Winter's Heart Page 174

“This was delivered for your husband this morning, Mistress Farshaw,” she said, handing Min a letter sealed with an untidy blob of red wax. The innkeeper’s pointed chin rose. “And a woman was inquiring after him.”

“Verin,” Rand said quickly, to forestall questions and get rid of the woman. Who knew to send him a letter here? Cadsuane? One of the Asha’man with her? Maybe one of the other sisters? He frowned at the folded square of paper in Min’s hand, impatient for the innkeeper to leave.

Min’s lips twitched, and she avoided looking at him so hard that he knew he caused the smile. Her amusement trickled through the bond. “Thank you, Mistress Keene. Verin is a friend.”

That sharp chin rose higher. “If you ask me, Mistress Farshaw, when you have a pretty husband, you need to watch your friends, too.”

Watching the woman march back to the red arch, Min’s eyes sparkled with the mirth that flowed along the bond, and her mouth struggled against laughing. Instead of handing the message to Rand, she broke the seal with her thumb and unfolded the letter herself, for all the world as if she were a native of this mad city.

She frowned slightly as she read, but a brief flare in the bond was the only warning he had. Crumpling the letter, she turned toward the fireplace; he bounded from the bench to snatch it from her hand just before she could toss it into the flames.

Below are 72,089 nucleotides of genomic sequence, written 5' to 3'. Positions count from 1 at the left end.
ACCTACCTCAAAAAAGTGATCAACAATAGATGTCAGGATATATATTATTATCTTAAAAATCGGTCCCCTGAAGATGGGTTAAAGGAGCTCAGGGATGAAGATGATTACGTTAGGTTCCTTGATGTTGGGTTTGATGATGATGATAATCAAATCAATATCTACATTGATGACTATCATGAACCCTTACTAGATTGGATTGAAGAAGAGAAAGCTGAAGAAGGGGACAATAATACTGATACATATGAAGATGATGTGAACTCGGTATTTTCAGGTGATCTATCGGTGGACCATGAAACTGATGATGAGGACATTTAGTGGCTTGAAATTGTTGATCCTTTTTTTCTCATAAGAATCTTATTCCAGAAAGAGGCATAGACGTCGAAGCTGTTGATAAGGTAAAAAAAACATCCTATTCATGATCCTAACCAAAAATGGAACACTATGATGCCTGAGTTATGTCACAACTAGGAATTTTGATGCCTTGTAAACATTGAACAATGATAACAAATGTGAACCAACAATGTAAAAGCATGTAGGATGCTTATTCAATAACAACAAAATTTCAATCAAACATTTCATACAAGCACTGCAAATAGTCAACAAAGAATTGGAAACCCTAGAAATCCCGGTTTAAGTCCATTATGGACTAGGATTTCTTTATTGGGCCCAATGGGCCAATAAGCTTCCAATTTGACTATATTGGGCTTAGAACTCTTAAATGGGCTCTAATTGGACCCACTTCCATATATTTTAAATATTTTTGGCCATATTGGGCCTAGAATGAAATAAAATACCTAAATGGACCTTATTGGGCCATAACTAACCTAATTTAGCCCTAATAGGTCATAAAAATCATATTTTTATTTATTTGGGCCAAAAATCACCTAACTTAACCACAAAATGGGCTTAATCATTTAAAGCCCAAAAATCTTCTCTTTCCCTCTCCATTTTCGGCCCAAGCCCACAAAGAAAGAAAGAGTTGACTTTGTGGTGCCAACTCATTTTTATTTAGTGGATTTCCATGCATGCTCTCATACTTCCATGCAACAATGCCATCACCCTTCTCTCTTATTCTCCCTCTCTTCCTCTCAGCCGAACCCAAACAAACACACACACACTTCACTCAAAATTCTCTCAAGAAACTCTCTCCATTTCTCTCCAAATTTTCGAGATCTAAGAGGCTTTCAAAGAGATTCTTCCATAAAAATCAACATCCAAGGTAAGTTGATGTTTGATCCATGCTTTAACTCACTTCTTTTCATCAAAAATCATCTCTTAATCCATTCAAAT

“Don’t be a fool,” she said, catching his wrist. She stared up at him, her large dark eyes deadly serious. All that came to him through the bond was a grim intensity. “Please don’t be a fool.”

“I promised Verin I’d try not,” he said, but Min did not smile.

He smoothed out the page on his chest. The writing was in a spidery hand he did not recognize, and there was no signature.

I know who you are, and I wish you well, but I also wish you gone from Far Madding. The Dragon Reborn leaves death and destruction where he steps. I now know why you are here, too. You killed Rochaid, and Kisman also is dead. Torval and Gedwyn have taken the top floor above a bootmaker named Zeram on Blue Carp Street, just above the Illian Gate. Kill them and go, and leave Far Madding in peace.

The clock in the Women’s Room rang the hour. Hours of daylight remained before he had to meet Cadsuane.

Chapter 33

Blue Carp Street

Min sat cross-legged on the bed, not as comfortable a position in a riding dress as it was in breeches, and rolled one of her knives across the backs of her fingers. It was an absolutely useless skill, Thom had told her, but sometimes it caught peoples’ eyes and made them pay attention without need to do more. In the middle of their room Rand was holding his scabbarded sword up to study the cuts he had made in the peace-bond, and paid her no attention at all. The Dragon’s heads on the backs of his hands glittered, metallic red and gold.

“You admit this has to be a trap,” she growled at him. “Lan admits it. A half-blind goat in Seleisin has more brains than to walk into a trap! ‘Only fools kiss hornets or bite fire!’ ” she quoted.

“A trap isn’t really a trap if you know it’s there,” he said absently, bending the end of one of the severed wires a little to line up better with its mate. “If you know it’s there, maybe you can see a way to walk in so it isn’t a trap at all.”